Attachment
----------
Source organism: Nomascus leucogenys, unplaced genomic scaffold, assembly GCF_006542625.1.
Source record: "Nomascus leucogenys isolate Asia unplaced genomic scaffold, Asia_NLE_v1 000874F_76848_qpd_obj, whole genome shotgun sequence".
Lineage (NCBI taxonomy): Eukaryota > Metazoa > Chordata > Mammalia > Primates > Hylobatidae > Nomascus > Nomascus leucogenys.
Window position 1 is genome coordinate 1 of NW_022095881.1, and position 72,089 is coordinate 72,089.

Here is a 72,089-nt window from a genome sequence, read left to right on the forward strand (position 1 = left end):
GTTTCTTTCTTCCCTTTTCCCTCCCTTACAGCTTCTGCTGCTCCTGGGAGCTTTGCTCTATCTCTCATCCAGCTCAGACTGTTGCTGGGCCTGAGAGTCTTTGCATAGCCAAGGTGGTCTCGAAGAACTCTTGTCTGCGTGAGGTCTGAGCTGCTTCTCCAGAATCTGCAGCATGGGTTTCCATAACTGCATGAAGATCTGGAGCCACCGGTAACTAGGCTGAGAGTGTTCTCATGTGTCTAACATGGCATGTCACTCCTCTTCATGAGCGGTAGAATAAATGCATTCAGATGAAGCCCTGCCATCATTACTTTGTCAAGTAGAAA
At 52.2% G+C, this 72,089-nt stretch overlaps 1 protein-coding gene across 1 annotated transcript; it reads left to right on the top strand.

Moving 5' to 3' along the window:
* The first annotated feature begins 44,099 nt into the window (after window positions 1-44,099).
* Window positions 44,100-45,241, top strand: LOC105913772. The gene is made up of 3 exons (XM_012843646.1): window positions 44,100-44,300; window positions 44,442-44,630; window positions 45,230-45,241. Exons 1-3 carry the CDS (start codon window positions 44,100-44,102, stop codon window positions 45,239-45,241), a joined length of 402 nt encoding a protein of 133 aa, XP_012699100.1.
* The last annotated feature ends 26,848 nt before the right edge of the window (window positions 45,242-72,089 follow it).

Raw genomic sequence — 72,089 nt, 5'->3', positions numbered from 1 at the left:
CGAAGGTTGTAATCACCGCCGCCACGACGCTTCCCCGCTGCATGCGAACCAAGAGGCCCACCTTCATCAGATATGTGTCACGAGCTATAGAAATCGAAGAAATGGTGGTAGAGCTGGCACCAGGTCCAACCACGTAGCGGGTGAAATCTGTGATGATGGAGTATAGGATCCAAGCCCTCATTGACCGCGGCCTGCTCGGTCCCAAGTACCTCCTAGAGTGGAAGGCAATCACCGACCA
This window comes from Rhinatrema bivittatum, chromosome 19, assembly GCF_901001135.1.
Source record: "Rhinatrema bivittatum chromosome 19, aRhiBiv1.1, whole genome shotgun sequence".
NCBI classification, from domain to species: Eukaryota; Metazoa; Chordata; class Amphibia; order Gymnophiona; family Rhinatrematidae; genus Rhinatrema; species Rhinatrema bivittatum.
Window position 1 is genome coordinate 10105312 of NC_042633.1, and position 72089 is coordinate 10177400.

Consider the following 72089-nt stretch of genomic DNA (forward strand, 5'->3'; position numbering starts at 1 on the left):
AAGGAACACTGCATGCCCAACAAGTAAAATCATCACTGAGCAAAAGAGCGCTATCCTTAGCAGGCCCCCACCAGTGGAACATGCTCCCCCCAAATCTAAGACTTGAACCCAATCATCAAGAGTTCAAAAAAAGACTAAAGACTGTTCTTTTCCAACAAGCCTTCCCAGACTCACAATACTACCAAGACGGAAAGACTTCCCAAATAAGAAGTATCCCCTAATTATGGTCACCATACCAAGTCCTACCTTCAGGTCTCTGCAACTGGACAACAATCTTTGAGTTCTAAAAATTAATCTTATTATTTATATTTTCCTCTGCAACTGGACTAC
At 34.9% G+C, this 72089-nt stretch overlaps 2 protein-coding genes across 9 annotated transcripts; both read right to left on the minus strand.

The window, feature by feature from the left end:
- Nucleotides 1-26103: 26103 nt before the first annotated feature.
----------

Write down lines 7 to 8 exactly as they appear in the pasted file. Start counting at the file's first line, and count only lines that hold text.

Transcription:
At 52.2% G+C, this 72,089-nt stretch overlaps 1 protein-coding gene across 1 annotated transcript; it reads left to right on the top strand.

Moving 5' to 3' along the window: